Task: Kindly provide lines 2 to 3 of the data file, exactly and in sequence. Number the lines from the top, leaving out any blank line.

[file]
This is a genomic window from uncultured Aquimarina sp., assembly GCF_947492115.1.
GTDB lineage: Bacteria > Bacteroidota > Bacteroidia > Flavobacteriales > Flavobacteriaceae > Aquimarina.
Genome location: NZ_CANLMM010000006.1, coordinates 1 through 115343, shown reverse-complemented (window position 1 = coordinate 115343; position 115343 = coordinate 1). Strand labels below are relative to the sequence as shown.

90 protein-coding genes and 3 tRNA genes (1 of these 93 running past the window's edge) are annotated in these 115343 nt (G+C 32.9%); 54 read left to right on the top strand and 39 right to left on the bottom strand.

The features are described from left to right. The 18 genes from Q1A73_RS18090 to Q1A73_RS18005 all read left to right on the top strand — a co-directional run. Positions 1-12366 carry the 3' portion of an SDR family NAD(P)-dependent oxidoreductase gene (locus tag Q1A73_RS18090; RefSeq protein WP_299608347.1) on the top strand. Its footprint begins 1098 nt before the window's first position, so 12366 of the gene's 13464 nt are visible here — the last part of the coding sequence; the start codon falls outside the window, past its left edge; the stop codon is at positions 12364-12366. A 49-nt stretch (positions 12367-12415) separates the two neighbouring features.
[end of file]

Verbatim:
GTDB lineage: Bacteria > Bacteroidota > Bacteroidia > Flavobacteriales > Flavobacteriaceae > Aquimarina.
Genome location: NZ_CANLMM010000006.1, coordinates 1 through 115343, shown reverse-complemented (window position 1 = coordinate 115343; position 115343 = coordinate 1). Strand labels below are relative to the sequence as shown.